One of Hitchcock’s most successful (and commercial) films was the classic thriller North by Northwest (MGM 1959). Hitch’s previous film Vertigo (Paramount 1958), while certainly an artistic success and a cinematic masterpiece, did not fare so well in the box office. It was a little too dark and a little too slow for the contemporary audiences. Hitch desperately needed a giant success and therefore he returned to his forte of sorts: the romantic thriller. North by Northwest is indisputably one of Hitch’s finest films and it features the Hitchcock repertoire of great elements: a stellar cast led by one of Hitch’s favorite actor’s Cary Grant, a sparkling dialogue, moments of great situational humor, a beautiful cool blonde love interest (played by Eva Maria Saint), a mysterious MacGuffin and a fast-moving, smooth, and of course, suspenseful plot.
|Saul Bass' famous title design|
It also features another Hitchcockian element that I’ve touched one in previous posts, but never mentioned by name: the Hitchcock villain. Who is the Hitchcock villain, you may ask. I’ll tell you. For one, he’s wealthy, showing that he’s successful at whatever kind of evil he practices. He’s suave and charming. He’s sophisticated and moves in high society with oily ease. He may be foreign, but then again, he may not, but he will almost certainly have an attribute that sets him apart. He is personified by James Mason, who plays Philip Vandamm, the criminal mastermind in North by Northwest. James Mason plays one of my favorite villains and he does it with such ease, it’s hard not to love to hate him. (It’s also interesting to note that North by Northwest is often cited as the forerunner of the Bond films, with its suave leading man, large-scale chases, and oily, foreign criminal mastermind).
|Roger Thorndale (Cary Grant) in the famous "Crop-dusting Scene"|
In the film, Cary Grant (who’s at the top of his game in this great role that’s funny, charming and completely believable) plays Roger Thorndale Madison Ave executive who is mistakenly identified as a spy, “George Kaplan” by the wicked Vandamm and as an assassin by the rest of the country. Roger is forced to flee and attempt to figure out who George Kaplan is and why people want to kill him in an attempt to clear his own name. Gradually, it’s revealed that while Kaplan is not a spy, or (spoiler) even a real person, Roger’s going to have to do some pretty complex intelligence work for the US government and retrieve a bunch of government secrets on microfilm from Vandamm who’s about to smuggle them out of the country. This brings him to Rapid City, the site of the Mt. Rushmore monument, the film to its critical climax and it brings us to the point of the post.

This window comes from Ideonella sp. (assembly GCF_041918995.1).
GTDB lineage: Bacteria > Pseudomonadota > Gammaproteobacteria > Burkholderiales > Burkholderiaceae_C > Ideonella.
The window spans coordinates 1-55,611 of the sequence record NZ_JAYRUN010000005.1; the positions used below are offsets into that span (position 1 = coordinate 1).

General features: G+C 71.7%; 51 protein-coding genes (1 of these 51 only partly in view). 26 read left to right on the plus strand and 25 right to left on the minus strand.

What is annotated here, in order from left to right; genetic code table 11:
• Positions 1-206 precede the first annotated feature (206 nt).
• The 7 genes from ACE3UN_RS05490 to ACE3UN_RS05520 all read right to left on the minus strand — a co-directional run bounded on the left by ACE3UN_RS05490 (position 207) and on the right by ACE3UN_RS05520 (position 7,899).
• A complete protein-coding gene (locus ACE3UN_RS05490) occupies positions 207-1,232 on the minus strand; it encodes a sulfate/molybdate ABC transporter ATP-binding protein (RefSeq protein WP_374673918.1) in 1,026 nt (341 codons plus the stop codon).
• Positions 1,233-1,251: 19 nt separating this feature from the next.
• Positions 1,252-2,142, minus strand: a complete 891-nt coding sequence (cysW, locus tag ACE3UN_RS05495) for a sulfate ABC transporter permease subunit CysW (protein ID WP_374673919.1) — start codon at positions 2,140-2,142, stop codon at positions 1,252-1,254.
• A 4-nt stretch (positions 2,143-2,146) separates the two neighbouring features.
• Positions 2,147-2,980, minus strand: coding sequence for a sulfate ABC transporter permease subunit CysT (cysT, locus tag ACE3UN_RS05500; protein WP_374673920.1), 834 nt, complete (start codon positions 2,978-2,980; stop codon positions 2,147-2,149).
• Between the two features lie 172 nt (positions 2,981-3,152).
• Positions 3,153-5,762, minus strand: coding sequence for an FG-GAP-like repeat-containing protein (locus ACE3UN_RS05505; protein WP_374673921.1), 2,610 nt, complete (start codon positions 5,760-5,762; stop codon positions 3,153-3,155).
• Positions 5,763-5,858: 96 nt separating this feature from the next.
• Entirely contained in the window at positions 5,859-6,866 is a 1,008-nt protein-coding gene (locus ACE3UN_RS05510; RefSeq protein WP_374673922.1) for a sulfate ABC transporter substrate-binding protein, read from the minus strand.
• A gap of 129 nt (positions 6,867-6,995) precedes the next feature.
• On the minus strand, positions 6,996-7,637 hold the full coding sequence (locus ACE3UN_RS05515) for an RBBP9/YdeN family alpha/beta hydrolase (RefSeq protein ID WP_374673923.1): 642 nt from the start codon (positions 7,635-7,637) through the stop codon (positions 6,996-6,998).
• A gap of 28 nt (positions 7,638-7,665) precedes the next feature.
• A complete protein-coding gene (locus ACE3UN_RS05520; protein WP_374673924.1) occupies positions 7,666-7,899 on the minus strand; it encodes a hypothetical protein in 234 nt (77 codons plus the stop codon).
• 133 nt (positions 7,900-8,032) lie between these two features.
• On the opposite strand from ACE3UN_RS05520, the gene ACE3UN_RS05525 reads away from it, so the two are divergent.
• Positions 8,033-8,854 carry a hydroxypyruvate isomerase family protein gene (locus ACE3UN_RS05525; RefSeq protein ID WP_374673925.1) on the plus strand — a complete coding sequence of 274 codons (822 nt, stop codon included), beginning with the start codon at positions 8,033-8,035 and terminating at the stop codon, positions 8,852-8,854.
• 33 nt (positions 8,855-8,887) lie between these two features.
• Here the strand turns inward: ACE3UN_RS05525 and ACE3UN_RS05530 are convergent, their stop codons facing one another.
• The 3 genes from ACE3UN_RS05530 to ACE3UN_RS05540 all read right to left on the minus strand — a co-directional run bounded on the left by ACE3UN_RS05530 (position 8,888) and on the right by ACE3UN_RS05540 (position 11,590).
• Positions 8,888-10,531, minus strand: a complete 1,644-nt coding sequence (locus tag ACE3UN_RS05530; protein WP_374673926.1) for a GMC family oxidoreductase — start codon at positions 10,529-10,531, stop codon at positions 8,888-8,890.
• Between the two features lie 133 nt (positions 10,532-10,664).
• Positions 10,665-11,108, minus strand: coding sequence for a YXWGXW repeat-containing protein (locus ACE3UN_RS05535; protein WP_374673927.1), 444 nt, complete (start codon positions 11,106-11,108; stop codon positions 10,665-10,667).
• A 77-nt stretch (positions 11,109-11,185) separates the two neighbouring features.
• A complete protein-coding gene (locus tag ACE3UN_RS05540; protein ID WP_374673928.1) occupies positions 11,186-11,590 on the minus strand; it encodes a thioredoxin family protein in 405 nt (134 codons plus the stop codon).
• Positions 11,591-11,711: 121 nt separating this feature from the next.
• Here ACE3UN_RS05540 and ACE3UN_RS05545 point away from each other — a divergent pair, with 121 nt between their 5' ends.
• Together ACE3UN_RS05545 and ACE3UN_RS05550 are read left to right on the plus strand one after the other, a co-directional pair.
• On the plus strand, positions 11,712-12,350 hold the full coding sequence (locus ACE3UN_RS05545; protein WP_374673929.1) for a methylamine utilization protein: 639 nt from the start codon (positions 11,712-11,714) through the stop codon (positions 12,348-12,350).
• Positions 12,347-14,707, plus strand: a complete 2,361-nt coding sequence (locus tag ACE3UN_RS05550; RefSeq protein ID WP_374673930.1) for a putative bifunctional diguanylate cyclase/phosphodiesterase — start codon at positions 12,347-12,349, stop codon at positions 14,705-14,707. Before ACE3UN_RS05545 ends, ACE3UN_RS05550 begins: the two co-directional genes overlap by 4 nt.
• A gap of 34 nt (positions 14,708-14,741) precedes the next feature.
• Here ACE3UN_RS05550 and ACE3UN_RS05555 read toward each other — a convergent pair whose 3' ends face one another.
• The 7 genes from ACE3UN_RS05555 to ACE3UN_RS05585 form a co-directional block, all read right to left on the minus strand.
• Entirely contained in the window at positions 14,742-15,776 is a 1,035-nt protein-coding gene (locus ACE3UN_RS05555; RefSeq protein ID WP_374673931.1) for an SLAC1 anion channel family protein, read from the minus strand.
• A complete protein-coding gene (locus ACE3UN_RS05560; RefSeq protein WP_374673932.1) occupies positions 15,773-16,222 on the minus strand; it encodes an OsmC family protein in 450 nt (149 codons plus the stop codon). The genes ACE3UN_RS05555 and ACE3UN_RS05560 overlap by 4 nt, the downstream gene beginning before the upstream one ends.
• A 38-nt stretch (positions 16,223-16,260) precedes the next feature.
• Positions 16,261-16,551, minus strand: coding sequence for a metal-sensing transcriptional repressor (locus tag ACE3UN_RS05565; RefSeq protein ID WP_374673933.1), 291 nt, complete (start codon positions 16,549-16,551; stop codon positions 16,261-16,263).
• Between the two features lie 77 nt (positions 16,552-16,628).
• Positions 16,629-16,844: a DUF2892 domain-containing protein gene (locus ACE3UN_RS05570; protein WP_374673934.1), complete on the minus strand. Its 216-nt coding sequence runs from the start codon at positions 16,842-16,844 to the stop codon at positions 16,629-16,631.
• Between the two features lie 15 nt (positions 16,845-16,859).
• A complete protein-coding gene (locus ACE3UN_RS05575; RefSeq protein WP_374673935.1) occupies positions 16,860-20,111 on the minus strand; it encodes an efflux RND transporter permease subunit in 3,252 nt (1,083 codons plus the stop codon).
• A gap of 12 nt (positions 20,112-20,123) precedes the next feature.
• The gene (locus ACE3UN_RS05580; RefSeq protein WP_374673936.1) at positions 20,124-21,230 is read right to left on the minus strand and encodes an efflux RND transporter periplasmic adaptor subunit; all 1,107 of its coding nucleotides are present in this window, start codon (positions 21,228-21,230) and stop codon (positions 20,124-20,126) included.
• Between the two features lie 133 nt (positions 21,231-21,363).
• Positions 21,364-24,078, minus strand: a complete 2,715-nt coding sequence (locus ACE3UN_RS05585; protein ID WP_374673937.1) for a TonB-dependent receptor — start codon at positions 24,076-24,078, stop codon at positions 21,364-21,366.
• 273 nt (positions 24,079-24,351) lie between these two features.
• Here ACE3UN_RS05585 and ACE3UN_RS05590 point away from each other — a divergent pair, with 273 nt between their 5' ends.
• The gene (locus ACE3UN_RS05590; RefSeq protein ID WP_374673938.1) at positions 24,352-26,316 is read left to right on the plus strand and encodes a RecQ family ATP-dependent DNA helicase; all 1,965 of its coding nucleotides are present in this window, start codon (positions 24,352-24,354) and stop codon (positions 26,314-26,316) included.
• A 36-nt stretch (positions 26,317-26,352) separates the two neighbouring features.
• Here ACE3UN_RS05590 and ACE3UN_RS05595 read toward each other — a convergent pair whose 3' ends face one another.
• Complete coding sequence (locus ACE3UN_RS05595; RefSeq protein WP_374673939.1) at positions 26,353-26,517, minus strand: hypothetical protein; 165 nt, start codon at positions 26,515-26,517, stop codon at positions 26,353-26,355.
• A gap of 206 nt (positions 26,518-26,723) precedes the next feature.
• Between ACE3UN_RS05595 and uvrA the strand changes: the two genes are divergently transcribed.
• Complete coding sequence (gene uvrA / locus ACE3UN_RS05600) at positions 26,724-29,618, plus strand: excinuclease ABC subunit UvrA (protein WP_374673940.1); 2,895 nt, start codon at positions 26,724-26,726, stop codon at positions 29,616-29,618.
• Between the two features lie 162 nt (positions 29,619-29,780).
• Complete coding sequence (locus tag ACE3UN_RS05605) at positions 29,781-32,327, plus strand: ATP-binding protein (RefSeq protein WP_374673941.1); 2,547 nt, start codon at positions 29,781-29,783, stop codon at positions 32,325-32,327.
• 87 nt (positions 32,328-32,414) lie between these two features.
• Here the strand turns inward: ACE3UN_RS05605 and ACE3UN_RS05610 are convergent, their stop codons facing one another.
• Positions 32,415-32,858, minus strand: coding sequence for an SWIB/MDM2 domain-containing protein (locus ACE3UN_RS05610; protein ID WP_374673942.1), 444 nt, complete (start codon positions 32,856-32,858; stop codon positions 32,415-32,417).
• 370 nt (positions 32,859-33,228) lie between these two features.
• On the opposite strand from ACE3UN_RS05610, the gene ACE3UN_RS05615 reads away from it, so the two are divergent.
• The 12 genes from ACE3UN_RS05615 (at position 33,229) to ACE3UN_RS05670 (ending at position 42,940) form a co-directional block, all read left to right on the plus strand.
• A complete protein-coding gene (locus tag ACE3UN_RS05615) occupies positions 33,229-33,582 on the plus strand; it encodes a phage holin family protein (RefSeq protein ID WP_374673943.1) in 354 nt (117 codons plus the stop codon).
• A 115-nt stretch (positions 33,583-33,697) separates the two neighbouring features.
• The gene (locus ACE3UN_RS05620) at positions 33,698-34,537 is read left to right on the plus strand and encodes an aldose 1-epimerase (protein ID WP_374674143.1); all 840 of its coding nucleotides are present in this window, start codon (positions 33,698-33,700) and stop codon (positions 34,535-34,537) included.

|A view of Roger approaching the house- obviously a matte|
Roger is forced to break into Vandamm’s mountaintop mansion so he can save his love interest Eve (Eva Maria Saint) and recover the film. He creeps into the house, which appears to be near the top of Mt Rushmore, and eventually vaults himself onto a balcony to get into the house. But that’s all a side-note- back to the house.
|An interior view of the house's flat open floorplan|
Vandamm lives in a modernist mansion, which reeks of Frank Lloyd Wright. Blending into its mountaintop setting, it features a sharp horizontal design and numerous cantilevers. Once inside, you realize that the house features many natural elements including wood and limestone and a flat open floor plan, another Wright specialty. The house looks like a Wright, but it is one hundred percent NOT. Once again, Hitch turned to shameless copying to achieve a look he desired. (Remember his copying of Roualt in Strangers on a Train). But what look is Hitchcock looking for this time?
|Phillip Vandamm (James Mason): the suave supervillain|
As I said before, Vandamm, the typical Hitchcock villian, while essentially evil, he is also sophisticated (he’s an accomplished art collector) and wealthy (he can afford to be an accomplished art collector). So obviously, he has to live in a home that reflects this wealth and sophistication. At the same time, it required a level of coldness and isolation that befit a great villain, but also befits the film itself which thematically introduces an element of loneliness in the modern world and the plight of a man alone in such a world. Wright’s “Prairie Style” modernism fits the bill in every regard.
|Wright's iconic Fallingwater|
In the late ‘50s, Frank Lloyd Wright had become not only a household name, but one of the most famous and recognizable architects of any style in the United States. The 50s American audience not only recognized Wright’s work like Fallingwater but also appreciated its modern luxury and its great expense. In Hitch’s mind, that made it perfect for his perfect villain.